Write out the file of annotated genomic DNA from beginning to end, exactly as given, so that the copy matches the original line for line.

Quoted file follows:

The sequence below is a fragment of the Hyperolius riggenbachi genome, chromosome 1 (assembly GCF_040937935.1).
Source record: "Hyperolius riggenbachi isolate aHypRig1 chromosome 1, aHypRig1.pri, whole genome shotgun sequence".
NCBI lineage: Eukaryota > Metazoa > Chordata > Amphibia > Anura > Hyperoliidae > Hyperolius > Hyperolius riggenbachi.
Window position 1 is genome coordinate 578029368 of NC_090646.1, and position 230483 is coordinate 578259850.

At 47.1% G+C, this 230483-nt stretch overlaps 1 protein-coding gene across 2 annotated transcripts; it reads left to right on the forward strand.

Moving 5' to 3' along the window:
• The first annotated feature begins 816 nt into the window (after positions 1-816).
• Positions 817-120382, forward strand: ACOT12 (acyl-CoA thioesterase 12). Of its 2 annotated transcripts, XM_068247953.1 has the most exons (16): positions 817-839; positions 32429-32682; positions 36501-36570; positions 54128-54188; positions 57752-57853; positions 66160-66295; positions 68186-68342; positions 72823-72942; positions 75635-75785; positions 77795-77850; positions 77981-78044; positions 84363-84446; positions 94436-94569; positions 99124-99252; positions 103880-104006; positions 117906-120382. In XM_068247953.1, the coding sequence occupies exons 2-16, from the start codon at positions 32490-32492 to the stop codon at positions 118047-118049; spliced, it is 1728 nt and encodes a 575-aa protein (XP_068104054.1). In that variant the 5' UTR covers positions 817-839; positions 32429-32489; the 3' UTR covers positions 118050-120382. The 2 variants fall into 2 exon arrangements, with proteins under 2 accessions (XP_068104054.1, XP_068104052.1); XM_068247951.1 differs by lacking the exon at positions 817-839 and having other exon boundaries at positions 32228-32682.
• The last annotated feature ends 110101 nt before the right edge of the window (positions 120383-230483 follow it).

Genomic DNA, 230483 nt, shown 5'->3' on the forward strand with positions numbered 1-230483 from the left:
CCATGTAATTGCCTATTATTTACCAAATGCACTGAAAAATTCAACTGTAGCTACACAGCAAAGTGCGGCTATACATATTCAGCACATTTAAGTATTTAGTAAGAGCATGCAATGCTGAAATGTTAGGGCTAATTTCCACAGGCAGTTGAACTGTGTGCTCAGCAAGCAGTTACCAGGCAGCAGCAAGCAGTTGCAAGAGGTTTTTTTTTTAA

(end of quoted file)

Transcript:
The sequence below is a fragment of the Hyperolius riggenbachi genome, chromosome 1 (assembly GCF_040937935.1).
Source record: "Hyperolius riggenbachi isolate aHypRig1 chromosome 1, aHypRig1.pri, whole genome shotgun sequence".
NCBI lineage: Eukaryota > Metazoa > Chordata > Amphibia > Anura > Hyperoliidae > Hyperolius > Hyperolius riggenbachi.
Window position 1 is genome coordinate 578029368 of NC_090646.1, and position 230483 is coordinate 578259850.

At 47.1% G+C, this 230483-nt stretch overlaps 1 protein-coding gene across 2 annotated transcripts; it reads left to right on the forward strand.

Moving 5' to 3' along the window:
• The first annotated feature begins 816 nt into the window (after positions 1-816).
• Positions 817-120382, forward strand: ACOT12 (acyl-CoA thioesterase 12). Of its 2 annotated transcripts, XM_068247953.1 has the most exons (16): positions 817-839; positions 32429-32682; positions 36501-36570; positions 54128-54188; positions 57752-57853; positions 66160-66295; positions 68186-68342; positions 72823-72942; positions 75635-75785; positions 77795-77850; positions 77981-78044; positions 84363-84446; positions 94436-94569; positions 99124-99252; positions 103880-104006; positions 117906-120382. In XM_068247953.1, the coding sequence occupies exons 2-16, from the start codon at positions 32490-32492 to the stop codon at positions 118047-118049; spliced, it is 1728 nt and encodes a 575-aa protein (XP_068104054.1). In that variant the 5' UTR covers positions 817-839; positions 32429-32489; the 3' UTR covers positions 118050-120382. The 2 variants fall into 2 exon arrangements, with proteins under 2 accessions (XP_068104054.1, XP_068104052.1); XM_068247951.1 differs by lacking the exon at positions 817-839 and having other exon boundaries at positions 32228-32682.
• The last annotated feature ends 110101 nt before the right edge of the window (positions 120383-230483 follow it).

Genomic DNA, 230483 nt, shown 5'->3' on the forward strand with positions numbered 1-230483 from the left:
CCATGTAATTGCCTATTATTTACCAAATGCACTGAAAAATTCAACTGTAGCTACACAGCAAAGTGCGGCTATACATATTCAGCACATTTAAGTATTTAGTAAGAGCATGCAATGCTGAAATGTTAGGGCTAATTTCCACAGGCAGTTGAACTGTGTGCTCAGCAAGCAGTTACCAGGCAGCAGCAAGCAGTTGCAAGAGGTTTTTTTTTTAA